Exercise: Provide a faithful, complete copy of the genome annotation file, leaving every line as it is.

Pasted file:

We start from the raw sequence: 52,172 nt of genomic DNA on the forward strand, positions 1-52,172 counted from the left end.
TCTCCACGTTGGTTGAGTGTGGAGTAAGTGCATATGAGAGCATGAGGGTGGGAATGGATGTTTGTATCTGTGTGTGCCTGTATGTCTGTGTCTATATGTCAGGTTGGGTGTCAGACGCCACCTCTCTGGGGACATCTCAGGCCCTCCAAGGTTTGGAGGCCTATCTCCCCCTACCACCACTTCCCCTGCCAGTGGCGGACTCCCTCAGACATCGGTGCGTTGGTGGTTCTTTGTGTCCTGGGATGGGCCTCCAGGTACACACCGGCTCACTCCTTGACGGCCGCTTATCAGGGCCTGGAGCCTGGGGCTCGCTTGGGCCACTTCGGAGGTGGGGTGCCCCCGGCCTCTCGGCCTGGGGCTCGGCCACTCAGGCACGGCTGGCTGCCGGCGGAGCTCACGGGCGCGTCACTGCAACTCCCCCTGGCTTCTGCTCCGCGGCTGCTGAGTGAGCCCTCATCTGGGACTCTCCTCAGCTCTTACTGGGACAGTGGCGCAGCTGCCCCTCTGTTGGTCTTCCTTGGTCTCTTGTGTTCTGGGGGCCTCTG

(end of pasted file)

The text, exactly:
We start from the raw sequence: 52,172 nt of genomic DNA on the forward strand, positions 1-52,172 counted from the left end.
TCTCCACGTTGGTTGAGTGTGGAGTAAGTGCATATGAGAGCATGAGGGTGGGAATGGATGTTTGTATCTGTGTGTGCCTGTATGTCTGTGTCTATATGTCAGGTTGGGTGTCAGACGCCACCTCTCTGGGGACATCTCAGGCCCTCCAAGGTTTGGAGGCCTATCTCCCCCTACCACCACTTCCCCTGCCAGTGGCGGACTCCCTCAGACATCGGTGCGTTGGTGGTTCTTTGTGTCCTGGGATGGGCCTCCAGGTACACACCGGCTCACTCCTTGACGGCCGCTTATCAGGGCCTGGAGCCTGGGGCTCGCTTGGGCCACTTCGGAGGTGGGGTGCCCCCGGCCTCTCGGCCTGGGGCTCGGCCACTCAGGCACGGCTGGCTGCCGGCGGAGCTCACGGGCGCGTCACTGCAACTCCCCCTGGCTTCTGCTCCGCGGCTGCTGAGTGAGCCCTCATCTGGGACTCTCCTCAGCTCTTACTGGGACAGTGGCGCAGCTGCCCCTCTGTTGGTCTTCCTTGGTCTCTTGTGTTCTGGGGGCCTCTG